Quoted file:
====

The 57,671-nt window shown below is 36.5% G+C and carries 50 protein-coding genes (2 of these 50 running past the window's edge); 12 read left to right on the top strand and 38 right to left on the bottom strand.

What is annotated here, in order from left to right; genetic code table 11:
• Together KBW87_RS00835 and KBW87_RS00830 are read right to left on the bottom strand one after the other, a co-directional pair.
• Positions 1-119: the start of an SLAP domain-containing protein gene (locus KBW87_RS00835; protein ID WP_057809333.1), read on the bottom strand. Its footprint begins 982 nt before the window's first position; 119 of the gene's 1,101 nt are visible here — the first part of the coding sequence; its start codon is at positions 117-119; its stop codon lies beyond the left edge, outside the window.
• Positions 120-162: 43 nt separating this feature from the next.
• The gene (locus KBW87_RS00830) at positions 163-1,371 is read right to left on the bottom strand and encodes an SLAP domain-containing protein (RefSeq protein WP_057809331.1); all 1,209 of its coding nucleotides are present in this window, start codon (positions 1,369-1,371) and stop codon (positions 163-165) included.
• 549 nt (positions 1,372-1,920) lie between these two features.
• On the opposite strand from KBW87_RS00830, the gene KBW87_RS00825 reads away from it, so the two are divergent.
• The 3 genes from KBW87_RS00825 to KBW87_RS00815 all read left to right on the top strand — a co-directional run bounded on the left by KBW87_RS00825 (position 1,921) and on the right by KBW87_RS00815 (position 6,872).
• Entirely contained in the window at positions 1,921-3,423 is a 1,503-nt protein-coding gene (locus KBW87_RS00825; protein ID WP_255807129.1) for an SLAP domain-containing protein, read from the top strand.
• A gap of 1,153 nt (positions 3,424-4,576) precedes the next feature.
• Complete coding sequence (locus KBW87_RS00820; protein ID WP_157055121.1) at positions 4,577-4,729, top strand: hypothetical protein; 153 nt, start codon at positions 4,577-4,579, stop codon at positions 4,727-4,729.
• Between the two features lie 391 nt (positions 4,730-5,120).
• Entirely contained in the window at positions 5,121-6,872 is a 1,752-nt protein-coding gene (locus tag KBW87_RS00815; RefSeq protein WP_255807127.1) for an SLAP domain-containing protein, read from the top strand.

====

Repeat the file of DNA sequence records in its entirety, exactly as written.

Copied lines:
The 57,671-nt window shown below is 36.5% G+C and carries 50 protein-coding genes (2 of these 50 running past the window's edge); 12 read left to right on the top strand and 38 right to left on the bottom strand.

What is annotated here, in order from left to right; genetic code table 11:
• Together KBW87_RS00835 and KBW87_RS00830 are read right to left on the bottom strand one after the other, a co-directional pair.
• Positions 1-119: the start of an SLAP domain-containing protein gene (locus KBW87_RS00835; protein ID WP_057809333.1), read on the bottom strand. Its footprint begins 982 nt before the window's first position; 119 of the gene's 1,101 nt are visible here — the first part of the coding sequence; its start codon is at positions 117-119; its stop codon lies beyond the left edge, outside the window.
• Positions 120-162: 43 nt separating this feature from the next.
• The gene (locus KBW87_RS00830) at positions 163-1,371 is read right to left on the bottom strand and encodes an SLAP domain-containing protein (RefSeq protein WP_057809331.1); all 1,209 of its coding nucleotides are present in this window, start codon (positions 1,369-1,371) and stop codon (positions 163-165) included.
• 549 nt (positions 1,372-1,920) lie between these two features.
• On the opposite strand from KBW87_RS00830, the gene KBW87_RS00825 reads away from it, so the two are divergent.
• The 3 genes from KBW87_RS00825 to KBW87_RS00815 all read left to right on the top strand — a co-directional run bounded on the left by KBW87_RS00825 (position 1,921) and on the right by KBW87_RS00815 (position 6,872).
• Entirely contained in the window at positions 1,921-3,423 is a 1,503-nt protein-coding gene (locus KBW87_RS00825; protein ID WP_255807129.1) for an SLAP domain-containing protein, read from the top strand.
• A gap of 1,153 nt (positions 3,424-4,576) precedes the next feature.
• Complete coding sequence (locus KBW87_RS00820; protein ID WP_157055121.1) at positions 4,577-4,729, top strand: hypothetical protein; 153 nt, start codon at positions 4,577-4,579, stop codon at positions 4,727-4,729.
• Between the two features lie 391 nt (positions 4,730-5,120).
• Entirely contained in the window at positions 5,121-6,872 is a 1,752-nt protein-coding gene (locus tag KBW87_RS00815; RefSeq protein WP_255807127.1) for an SLAP domain-containing protein, read from the top strand.